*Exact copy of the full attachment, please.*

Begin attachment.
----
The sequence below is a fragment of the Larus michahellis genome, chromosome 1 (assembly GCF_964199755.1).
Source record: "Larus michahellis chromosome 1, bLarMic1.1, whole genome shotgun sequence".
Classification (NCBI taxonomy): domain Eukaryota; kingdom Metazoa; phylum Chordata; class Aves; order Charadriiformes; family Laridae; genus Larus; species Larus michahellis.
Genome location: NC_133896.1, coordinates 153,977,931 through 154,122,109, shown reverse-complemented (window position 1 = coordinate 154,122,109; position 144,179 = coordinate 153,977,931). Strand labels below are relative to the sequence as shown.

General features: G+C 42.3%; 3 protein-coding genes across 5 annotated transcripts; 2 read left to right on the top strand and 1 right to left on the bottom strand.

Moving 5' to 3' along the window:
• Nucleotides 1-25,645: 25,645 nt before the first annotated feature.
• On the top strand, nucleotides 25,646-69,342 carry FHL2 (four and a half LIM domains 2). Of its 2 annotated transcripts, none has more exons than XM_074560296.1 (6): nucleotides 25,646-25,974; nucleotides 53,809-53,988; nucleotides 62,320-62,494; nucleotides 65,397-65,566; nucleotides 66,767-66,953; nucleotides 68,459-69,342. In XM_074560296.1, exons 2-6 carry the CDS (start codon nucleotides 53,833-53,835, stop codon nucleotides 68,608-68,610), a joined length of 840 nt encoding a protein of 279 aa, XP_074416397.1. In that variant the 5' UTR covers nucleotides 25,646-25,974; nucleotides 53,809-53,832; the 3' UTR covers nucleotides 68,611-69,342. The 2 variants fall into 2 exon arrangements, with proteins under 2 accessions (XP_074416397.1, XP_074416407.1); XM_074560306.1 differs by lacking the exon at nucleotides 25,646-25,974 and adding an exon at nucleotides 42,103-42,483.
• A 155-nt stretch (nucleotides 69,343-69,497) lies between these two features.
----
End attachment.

The sequence below is a fragment of the Larus michahellis genome, chromosome 1 (assembly GCF_964199755.1).
Source record: "Larus michahellis chromosome 1, bLarMic1.1, whole genome shotgun sequence".
Classification (NCBI taxonomy): domain Eukaryota; kingdom Metazoa; phylum Chordata; class Aves; order Charadriiformes; family Laridae; genus Larus; species Larus michahellis.
Genome location: NC_133896.1, coordinates 153,977,931 through 154,122,109, shown reverse-complemented (window position 1 = coordinate 154,122,109; position 144,179 = coordinate 153,977,931). Strand labels below are relative to the sequence as shown.

General features: G+C 42.3%; 3 protein-coding genes across 5 annotated transcripts; 2 read left to right on the top strand and 1 right to left on the bottom strand.

Moving 5' to 3' along the window:
• Nucleotides 1-25,645: 25,645 nt before the first annotated feature.
• On the top strand, nucleotides 25,646-69,342 carry FHL2 (four and a half LIM domains 2). Of its 2 annotated transcripts, none has more exons than XM_074560296.1 (6): nucleotides 25,646-25,974; nucleotides 53,809-53,988; nucleotides 62,320-62,494; nucleotides 65,397-65,566; nucleotides 66,767-66,953; nucleotides 68,459-69,342. In XM_074560296.1, exons 2-6 carry the CDS (start codon nucleotides 53,833-53,835, stop codon nucleotides 68,608-68,610), a joined length of 840 nt encoding a protein of 279 aa, XP_074416397.1. In that variant the 5' UTR covers nucleotides 25,646-25,974; nucleotides 53,809-53,832; the 3' UTR covers nucleotides 68,611-69,342. The 2 variants fall into 2 exon arrangements, with proteins under 2 accessions (XP_074416397.1, XP_074416407.1); XM_074560306.1 differs by lacking the exon at nucleotides 25,646-25,974 and adding an exon at nucleotides 42,103-42,483.
• A 155-nt stretch (nucleotides 69,343-69,497) lies between these two features.